For growing veggie plants or herbs, the range of pH that will be optimum for growing will depend on particular plant types. You can check against plant types in my Plantopedia. Bear in mind that with rainfall and regular watering, soils tend to leach out elements. So you can imagine, that when this process is extended over time, all soils will tend to move towards acidic states. The issue is most acute in tropical and arid climate soils, those that have not been amended with Bio-char, and is instances of container farming/gardening. Natural amendments to increase soil alkalinity then need to be added. If however, your soil is too alkaline, and you need to increase soil acidity, this situation can also be fixed, naturally. Read on for the effect on pH levels by common soil amendments:

  • Neem Cake & other Neem Products will increase acidity levels.
  • Wood Ash, Rock Phosphate and Powdered Limestone will increase alkalinity levels.
  • Manure of all types – Cow, Pig, Chicken, Horse, Goat & Camel – usually has an alkaline pH value. Fresh manure is strongly alkaline, but dried and composted manure has a moderate alkalinity.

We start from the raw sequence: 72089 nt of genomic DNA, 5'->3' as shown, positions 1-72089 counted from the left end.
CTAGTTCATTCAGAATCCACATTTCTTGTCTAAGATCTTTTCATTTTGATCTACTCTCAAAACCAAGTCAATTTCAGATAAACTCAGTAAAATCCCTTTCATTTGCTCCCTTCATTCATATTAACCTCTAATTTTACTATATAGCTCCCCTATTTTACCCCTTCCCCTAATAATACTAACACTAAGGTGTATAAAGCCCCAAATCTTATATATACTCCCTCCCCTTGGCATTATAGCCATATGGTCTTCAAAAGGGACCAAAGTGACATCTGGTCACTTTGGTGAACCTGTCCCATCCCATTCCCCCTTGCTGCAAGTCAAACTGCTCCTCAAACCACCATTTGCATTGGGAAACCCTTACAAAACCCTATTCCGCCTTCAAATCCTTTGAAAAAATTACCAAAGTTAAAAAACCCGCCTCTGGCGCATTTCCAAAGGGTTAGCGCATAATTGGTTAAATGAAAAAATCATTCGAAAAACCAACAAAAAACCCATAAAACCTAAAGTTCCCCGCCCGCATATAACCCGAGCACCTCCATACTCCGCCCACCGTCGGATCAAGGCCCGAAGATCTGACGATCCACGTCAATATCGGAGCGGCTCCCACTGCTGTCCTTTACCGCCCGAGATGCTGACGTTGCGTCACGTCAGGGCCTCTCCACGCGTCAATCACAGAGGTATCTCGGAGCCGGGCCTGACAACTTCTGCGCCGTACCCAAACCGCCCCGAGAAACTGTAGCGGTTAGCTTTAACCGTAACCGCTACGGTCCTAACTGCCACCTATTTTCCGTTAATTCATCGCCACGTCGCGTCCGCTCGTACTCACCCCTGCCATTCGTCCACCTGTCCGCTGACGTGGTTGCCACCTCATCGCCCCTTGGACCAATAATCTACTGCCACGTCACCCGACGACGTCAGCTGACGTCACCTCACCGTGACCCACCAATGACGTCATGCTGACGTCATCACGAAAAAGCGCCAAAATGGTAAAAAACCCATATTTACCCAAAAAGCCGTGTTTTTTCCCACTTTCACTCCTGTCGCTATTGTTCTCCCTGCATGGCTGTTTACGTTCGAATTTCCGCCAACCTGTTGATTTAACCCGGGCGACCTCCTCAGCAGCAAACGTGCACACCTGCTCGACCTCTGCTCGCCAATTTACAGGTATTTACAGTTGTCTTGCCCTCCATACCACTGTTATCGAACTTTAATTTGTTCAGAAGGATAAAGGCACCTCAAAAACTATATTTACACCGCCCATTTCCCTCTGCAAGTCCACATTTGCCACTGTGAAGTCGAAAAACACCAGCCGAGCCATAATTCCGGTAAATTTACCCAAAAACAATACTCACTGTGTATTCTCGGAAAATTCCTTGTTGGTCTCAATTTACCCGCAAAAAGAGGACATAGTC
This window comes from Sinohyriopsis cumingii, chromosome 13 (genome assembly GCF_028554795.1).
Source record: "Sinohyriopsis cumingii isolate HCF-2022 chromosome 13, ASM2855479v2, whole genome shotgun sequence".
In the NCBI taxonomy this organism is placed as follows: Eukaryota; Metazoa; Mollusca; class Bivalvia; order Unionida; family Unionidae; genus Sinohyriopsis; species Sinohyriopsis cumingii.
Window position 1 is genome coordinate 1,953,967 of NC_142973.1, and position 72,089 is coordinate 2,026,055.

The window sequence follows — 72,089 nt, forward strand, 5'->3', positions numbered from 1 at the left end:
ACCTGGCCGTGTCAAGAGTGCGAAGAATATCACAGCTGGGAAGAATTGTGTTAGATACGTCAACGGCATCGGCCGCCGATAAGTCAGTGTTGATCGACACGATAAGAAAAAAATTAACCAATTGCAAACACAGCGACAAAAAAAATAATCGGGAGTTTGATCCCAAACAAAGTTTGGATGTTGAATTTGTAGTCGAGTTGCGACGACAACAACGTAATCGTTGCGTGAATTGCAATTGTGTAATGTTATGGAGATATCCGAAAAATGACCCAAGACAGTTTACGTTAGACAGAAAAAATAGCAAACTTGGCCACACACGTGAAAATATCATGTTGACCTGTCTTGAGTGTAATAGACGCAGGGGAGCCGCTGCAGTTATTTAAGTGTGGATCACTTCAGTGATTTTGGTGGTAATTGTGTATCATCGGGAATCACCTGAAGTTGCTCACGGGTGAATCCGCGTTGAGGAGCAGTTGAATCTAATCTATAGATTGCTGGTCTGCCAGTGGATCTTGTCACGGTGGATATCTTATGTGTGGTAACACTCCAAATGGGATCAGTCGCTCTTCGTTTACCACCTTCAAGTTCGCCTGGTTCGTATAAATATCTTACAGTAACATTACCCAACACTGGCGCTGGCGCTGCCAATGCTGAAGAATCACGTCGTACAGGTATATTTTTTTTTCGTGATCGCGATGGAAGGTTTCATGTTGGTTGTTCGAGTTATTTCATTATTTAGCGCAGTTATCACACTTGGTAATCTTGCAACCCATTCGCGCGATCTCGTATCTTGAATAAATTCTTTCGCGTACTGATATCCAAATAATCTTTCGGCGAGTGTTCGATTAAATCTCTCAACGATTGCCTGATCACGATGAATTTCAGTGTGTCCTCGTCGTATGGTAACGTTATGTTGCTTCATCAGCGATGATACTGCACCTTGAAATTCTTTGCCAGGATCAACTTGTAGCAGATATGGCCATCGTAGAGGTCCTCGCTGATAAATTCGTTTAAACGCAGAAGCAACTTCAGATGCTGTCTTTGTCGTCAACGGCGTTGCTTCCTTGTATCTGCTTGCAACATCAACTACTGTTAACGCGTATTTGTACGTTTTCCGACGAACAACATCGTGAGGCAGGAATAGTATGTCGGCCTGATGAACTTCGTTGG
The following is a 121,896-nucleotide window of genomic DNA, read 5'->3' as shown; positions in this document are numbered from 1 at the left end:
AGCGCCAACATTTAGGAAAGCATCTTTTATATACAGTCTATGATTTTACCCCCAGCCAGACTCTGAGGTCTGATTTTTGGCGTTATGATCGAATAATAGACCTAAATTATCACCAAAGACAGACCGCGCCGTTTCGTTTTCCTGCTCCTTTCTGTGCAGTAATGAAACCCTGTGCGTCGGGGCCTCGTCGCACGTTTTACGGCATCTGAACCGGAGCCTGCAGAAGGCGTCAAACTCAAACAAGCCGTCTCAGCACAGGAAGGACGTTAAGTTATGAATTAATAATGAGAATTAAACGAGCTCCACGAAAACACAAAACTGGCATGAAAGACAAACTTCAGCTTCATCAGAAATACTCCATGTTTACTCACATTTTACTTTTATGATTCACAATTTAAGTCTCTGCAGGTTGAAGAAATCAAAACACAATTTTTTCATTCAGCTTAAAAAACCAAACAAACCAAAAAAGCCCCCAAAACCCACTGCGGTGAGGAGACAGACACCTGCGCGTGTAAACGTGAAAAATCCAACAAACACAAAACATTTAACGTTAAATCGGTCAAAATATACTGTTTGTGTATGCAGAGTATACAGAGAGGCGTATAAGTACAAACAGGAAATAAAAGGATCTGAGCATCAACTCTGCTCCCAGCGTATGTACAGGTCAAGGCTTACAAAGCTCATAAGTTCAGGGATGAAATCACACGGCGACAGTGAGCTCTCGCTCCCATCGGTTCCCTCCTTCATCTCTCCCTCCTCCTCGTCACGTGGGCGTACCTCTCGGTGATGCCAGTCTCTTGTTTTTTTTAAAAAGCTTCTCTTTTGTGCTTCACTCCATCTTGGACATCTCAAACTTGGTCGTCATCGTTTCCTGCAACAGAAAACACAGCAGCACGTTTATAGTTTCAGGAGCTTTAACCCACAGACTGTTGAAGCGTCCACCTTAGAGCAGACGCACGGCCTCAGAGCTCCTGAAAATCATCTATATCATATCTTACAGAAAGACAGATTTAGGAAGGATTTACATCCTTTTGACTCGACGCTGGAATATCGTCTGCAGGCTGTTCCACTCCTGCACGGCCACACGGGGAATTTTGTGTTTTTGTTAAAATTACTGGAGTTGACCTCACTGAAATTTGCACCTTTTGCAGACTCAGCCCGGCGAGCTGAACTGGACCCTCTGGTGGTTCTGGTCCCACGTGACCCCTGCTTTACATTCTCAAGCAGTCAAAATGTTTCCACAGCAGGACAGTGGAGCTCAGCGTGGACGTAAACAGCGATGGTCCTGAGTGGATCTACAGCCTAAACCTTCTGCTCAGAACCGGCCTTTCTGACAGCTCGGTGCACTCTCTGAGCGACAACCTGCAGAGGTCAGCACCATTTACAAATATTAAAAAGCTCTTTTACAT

• Compost, during its various stages of decomposition, moves from highly acidic to neutral states. Once thoroughly decomposed and integrated in your soil, it will not change pH levels but will buffer your soil, facilitate beneficial microbial activity and enhance the ability of your plant to absorb elements, irrespective of the existing pH level.
  • Like compost, Bio-char is similarly neutral and does not affect the soil pH levels significantly.
  • Other amendments have negligible impact on soil pH level

All these natural amendments for pH levels, and more, at my Shop….

***************************************

SOME FAQS

What quantities of soil amendments are needed?

Using organic soil as your base ingredient, you can add these amendments as described –

  • Vermiculite and Coco Peat should be 50% max for Germination and 25% max for General Purpose Growing. These amendments lack nutrition so balance them with good quality earth or other amendments.
  • Compost should be 25% max. This amendment generates heat – the less biodegraded the hotter it is and vice versa – so balance it with good quality earth which should cool down your mix.
  • Manure, Bone Meal, Fish Meal, Blood Meal, Powdered Cottonseed and Wood Ash should not exceed 20% all put together. These are very strong amendments and need to be thoroughly mixed with base earth and watered down after mixing. Manure, especially, is extremely heat-generating and can burn seeds and young plants. All manure should be well aged and dried thoroughly  before use to reduce alkalinity levels and eliminate pathogens.